You can feel a difference in the air between Amsterdam Airport Schiphol (AMS) and New York John F. Kennedy (JFK) that is more than a little subtle. In AMS, you see the heavily armed guards around the perimeter, but they are not showy. You know you are being watched but not threatened. The guard who asks you questions in rapid succession is always calm, polite and respectful, but you are not able to goad him/her into an argument or force a break in character. (I’ve seen Americans try.) They ask you if it is ok to reach inside your coat in a soft, polite tone that makes you feel like you have a choice (you really don’t.) When you land on the US side, the transportation and customs people start yelling into the crowd to “get your passports out,” “make sure you have your Declaration Form 6059B complete,” “US citizens in this line, everyone else here” and on and on. The anxiety and circus continues to mount as the luggage moves through customs and you are “greeted” by agents. “Where were you? How long were you there? Did you visit any farms….” without respect or emotion except frustration and contempt.

But I digress.

The Federal Government has very few real opportunities to interact directly with the American public. Most of the time, we buy and sell things from corporations. But of the three government points most citizens touch — IRS, USPS and TSA — it seems to me that they could at least stop and think about how their most intimate interaction policy is affecting all others, seen and unseen. No less than the setback of modern healthcare for several more generations is at stake.

If you lose the trust of mothers with children at the TSA, you lose them at the doctor’s office as well.

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The seeds of mistrust

GAribbon

Today, I look at my Google Analytics for this blog. I clicked on the Site Overlay view and it dutifully built my site with the percentage of clicks over each link. I then exited GA, but pulled up my blog in a new window. After the blog loaded, the GA overlay built with the ribbon above my blog. No big deal, I just logged out. But it kept doing it. I dumped the cache. Still, then I dumped all the Google cookies. Still. I restarted Safari. Still. I restarted my Mac, relaunched Safari. It looks like it is ok.

As useful as the Site Overlay is, I’m not clicking on that link again. I no longer trust it to release the site back to me. Moreover, I no longer trust what Google is doing that I can’t see.

I quote Mr. Weasley of Harry Potter’s, The Chamber of Secrets: “Never trust anything that can think for itself if you can’t see where it keeps its brain.”

National City, what were you thinking!

I click on the bookmark into my checking account at nationalcity.com and was immediately jolted into thinking I had gone the wrong place. I quickly shut down my browser, cleared the cookies, and panicked. I then went in again and saw the same thing! Then, I realized October was breast cancer month and the whole word is pink instead of the usual green.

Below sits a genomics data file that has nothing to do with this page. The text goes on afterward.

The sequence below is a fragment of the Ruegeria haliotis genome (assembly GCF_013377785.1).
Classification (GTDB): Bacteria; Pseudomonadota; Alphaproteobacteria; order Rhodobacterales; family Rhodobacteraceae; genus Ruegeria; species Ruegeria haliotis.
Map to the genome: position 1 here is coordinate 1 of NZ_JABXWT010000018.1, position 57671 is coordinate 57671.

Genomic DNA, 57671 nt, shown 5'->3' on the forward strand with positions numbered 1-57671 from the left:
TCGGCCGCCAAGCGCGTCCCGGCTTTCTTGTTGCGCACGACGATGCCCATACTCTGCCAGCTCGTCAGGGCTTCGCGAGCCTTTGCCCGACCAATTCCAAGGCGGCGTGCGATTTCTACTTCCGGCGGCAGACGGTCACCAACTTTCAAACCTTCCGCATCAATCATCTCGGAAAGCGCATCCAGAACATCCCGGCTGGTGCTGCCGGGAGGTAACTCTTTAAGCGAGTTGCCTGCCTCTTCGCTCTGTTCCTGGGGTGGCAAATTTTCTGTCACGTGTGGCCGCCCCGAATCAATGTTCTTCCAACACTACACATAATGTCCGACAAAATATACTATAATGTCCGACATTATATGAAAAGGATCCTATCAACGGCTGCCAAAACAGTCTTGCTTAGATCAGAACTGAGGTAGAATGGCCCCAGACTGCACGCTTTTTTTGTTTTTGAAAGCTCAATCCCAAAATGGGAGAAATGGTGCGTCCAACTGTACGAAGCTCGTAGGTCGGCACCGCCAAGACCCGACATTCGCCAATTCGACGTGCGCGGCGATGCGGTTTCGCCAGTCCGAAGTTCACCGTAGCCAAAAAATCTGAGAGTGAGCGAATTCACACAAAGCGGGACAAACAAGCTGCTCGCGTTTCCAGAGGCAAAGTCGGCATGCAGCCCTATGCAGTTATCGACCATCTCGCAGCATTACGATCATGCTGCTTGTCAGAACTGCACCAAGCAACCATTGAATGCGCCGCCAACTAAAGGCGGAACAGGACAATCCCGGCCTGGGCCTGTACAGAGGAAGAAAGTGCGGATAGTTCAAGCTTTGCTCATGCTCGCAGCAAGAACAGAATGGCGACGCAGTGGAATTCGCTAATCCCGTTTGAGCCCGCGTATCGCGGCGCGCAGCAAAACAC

National City, what the heck were you thinking! The entire banking industry is in turmoil, people are nervous about their money and you go and change one of the fundamental things about you that says “trust us”? Why would you do that?

I know breast cancer is important and National City is a big supporter. That is ok. But, next year, please, please, please forgo the pink facelift and make a big pink ribbon on the side or something. Don’t mess with the foundations of your web site.

And that trustworthy green is a big foundation.

Anna Nichole Smith Confusion

I am confused. Is ANS a national hero? Has she solved world peace or bombed a sovereign nation? Has she cured cancer? What has this woman done except posed in Playboy, married a billionaire, made a reality show on E! and flashed everyone in Australia? Given the INCREDIBLE amount of coverage on ALL the networks, broadcast, cable and Internet, you would think that we have just lost one of the best and the brightest our society has to offer.

How are we supposed to now mark her death? Do we lower the flag to half-staff? What if we just attached a large bra to a flagpole and lowered that to half-staff?

You humans are really a funny species. Thousands die in Darfur every month. The same with Iraq. Thousands of Americans die each year from the effects of poverty in the richest county in the world and what do you use your public trust of the media for? A debate over a bubble-headed, bleach-blonde, artificially-enhanced, silicon-injected piece of eye candy. Wow. So glad I’m a dog and TV is just plain boring to me.

Gotta take a nap so that I am ready for my afternoon walk now.